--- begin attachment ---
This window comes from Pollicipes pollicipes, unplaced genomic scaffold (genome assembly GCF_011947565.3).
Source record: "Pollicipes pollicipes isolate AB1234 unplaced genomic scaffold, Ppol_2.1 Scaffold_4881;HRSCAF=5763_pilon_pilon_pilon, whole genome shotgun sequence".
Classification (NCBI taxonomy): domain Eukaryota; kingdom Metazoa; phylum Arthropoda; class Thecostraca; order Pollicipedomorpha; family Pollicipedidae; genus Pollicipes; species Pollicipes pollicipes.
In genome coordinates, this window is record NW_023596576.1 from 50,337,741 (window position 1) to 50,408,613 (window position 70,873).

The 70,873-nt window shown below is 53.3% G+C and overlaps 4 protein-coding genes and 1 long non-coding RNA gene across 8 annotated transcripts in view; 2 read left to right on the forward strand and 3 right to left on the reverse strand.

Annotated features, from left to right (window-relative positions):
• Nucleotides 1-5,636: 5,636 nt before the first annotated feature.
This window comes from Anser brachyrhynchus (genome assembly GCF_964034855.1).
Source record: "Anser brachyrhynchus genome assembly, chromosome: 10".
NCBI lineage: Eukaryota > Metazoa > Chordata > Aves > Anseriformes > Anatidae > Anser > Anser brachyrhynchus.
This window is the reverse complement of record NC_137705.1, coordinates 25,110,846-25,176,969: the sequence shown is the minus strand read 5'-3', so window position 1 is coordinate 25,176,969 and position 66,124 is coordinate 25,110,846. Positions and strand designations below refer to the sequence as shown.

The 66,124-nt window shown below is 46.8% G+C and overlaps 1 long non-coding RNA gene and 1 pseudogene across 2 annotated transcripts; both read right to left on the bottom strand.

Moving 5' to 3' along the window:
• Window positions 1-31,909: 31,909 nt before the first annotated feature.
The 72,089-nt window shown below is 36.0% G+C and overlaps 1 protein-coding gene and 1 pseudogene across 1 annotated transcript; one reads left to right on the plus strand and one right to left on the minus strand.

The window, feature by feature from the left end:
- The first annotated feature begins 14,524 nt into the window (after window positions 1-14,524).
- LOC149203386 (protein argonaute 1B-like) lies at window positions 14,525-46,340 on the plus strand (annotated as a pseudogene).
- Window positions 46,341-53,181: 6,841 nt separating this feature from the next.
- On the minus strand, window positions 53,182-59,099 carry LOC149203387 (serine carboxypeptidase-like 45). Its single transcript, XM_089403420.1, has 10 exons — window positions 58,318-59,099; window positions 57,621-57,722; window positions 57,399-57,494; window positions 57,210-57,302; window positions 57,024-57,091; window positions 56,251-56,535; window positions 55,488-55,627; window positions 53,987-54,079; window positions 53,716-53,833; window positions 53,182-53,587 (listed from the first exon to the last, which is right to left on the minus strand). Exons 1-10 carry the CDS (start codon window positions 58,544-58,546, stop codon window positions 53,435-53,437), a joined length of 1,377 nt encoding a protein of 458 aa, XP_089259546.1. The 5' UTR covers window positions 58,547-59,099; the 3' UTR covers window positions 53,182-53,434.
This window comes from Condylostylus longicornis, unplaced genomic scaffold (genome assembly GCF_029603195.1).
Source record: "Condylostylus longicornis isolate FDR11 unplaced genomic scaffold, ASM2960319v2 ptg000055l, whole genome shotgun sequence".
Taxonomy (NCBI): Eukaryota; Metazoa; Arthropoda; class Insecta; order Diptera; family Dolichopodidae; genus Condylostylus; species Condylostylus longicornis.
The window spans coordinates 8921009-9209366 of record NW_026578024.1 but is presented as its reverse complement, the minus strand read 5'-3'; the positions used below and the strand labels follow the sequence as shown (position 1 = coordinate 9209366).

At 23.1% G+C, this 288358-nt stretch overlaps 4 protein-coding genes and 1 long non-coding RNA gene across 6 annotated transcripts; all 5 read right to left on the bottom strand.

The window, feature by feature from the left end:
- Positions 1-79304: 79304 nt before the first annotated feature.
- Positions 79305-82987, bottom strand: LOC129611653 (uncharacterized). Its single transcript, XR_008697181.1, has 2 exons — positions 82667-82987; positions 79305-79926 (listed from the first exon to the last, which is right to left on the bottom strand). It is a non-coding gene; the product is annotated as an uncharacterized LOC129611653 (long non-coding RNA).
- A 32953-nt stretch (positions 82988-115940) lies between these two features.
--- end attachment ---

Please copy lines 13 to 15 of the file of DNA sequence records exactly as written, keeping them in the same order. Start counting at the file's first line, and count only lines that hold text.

Moving 5' to 3' along the window:
• Window positions 1-31,909: 31,909 nt before the first annotated feature.
The 72,089-nt window shown below is 36.0% G+C and overlaps 1 protein-coding gene and 1 pseudogene across 1 annotated transcript; one reads left to right on the plus strand and one right to left on the minus strand.